- Gram CO2 per mile (and gallon of fuel per 100-mile) standards for pickups and vans.
Fuel economy standards are voluntary in MYs 2014-2015 to satisfy EISA lead time requirements.
3.2 CO2 and Fuel Consumption Standards
EPA and NHTSA have joint final standards for the three main heavy-duty regulatory categories: Combination Tractors, Heavy-Duty Pickup Trucks and Vans, and Vocational Trucks.
Differentiated standards were adopted for nine subcategories of combination tractors based on three attributes: weight class, cab type and roof height. The standards would phase in to the 2017 levels shown below.
|Category||EPA CO2 Emissions||NHTSA Fuel Consumption|
|Low Roof||Mid Roof||High Roof||Low Roof||Mid Roof||High Roof|
|Day Cab Class 7||104||115||120||10.2||11.3||11.8|
|Day Cab Class 8||80||86||89||7.8||8.4||8.7|
|Sleeper Cab Class 8||66||73||72||6.5||7.2||7.1|
The regulation also defines two sets of standards for tractors during the phase-in period: (1) MY 2014 CO2 standards and (2) MY 2014-2016 fuel consumption standards. Manufacturers may voluntarily opt-in to the NHTSA fuel consumption program in 2014 or 2015. Once a manufacturer opts into the NHTSA program it must maintain participation in the program for all the optional MYs.
In addition to vehicle standards, engine-based standards must be met by heavy-heavy-duty (HHD) and medium-heavy-duty (MHD) diesel engines used in combination tractors. As with the vehicle standards, the NHTSA MY 2014 fuel consumption standards for engines are voluntary.
|Category||Year||CO2 Emissions||Fuel Consumption|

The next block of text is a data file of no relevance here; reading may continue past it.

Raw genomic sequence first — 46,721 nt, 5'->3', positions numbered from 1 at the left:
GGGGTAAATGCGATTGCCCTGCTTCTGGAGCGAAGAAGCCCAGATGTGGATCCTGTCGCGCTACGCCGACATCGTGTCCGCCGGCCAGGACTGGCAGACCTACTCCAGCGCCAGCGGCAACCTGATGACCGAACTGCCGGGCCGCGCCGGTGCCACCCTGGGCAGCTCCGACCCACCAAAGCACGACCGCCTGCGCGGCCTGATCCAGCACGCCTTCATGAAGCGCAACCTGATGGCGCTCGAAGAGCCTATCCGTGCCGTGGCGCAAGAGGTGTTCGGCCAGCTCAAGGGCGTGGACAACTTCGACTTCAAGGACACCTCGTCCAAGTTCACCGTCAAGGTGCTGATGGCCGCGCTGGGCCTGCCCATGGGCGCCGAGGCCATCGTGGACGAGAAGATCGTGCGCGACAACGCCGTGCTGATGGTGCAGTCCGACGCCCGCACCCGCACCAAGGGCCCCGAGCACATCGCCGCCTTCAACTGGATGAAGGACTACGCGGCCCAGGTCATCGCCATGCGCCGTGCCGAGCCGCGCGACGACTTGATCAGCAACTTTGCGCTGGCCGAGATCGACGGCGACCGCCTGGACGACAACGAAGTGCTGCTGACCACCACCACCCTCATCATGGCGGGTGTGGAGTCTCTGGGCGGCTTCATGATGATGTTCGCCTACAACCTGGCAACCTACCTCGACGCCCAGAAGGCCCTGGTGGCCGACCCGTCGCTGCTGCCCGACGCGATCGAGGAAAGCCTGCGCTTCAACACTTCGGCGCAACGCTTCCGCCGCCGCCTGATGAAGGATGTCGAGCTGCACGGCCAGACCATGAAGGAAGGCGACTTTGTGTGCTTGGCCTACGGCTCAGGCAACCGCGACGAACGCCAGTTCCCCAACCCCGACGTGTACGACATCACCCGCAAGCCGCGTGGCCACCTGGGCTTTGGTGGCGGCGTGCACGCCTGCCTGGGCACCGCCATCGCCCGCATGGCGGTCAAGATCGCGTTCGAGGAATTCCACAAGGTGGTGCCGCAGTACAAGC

An optional compliance schedule is available, with more relaxed tractor engine standards to be met from 2013 and numerically identical final standards to be met from 2016.
Heavy-Duty Pickup Trucks and Vans
These vehicles must meet CO2 and fuel economy standards in an approach similar to that taken for light-duty vehicles, but with different standards for gasoline and diesel vehicles.
EPA has established CO2 standards in the form of a set of target standard curves, based on a “work factor” that combines a vehicle’s payload, towing capabilities, and whether or not it has 4-wheel drive. The standards will phase in with increasing stringency in each model year from 2014 to 2018. The EPA standards include a separate standard to control air conditioning system leakage. NHTSA has set corporate average standards for fuel consumption that are equivalent to EPA‘s standards (though not including the EPA’s air conditioning leakage standard).
Both agencies are providing manufacturers with two alternative phase-in approaches. One alternative phases the final standards in at 15-20-40-60-100 percent in model years 2014-2015-2016-2017-2018. The other phases the final standards in at 15-20-67-67-67-100 percent in model years 2014-2015-2016-2017-2018-2019.
This vehicle segment has been divided into three regulatory subcategories—Light Heavy (Class 2b through 5), Medium Heavy (Class 6 and 7), and Heavy Heavy (Class 8)—which is consistent with engine classifications. The respective vehicle standards are depicted below.
|Category||EPA CO2 Emissions||NHTSA Fuel Consumption|
|Light Heavy Class 2b-5||373||36.7|
|Medium Heavy Class 6-7||225||22.1|
|Heavy Heavy Class 8||222||21.8|
Engine standards for light heavy-duty (LHD), medium heavy-duty (MHD), heavy heavy-duty (HHD) diesel engines and for heavy-duty gasoline engines are shown below. MY 2014-2016 diesel fuel consumption standards are voluntary.
|Category||Year||CO2 Emissions||Fuel Consumption|
An optional compliance schedule is available for vocational engines, structured in a similar way to that for tractor engines.
The requirements for tractors and vocational vehicles include both engine and vehicle standards. Engine manufacturers are subject to the engine standards. Testing is conducted over one test cycle:
- Tractor engines are tested over the steady-state Supplemental Emissions Test (SET),
- Vocational engines are tested over the Federal Test Procedure (FTP) transient test.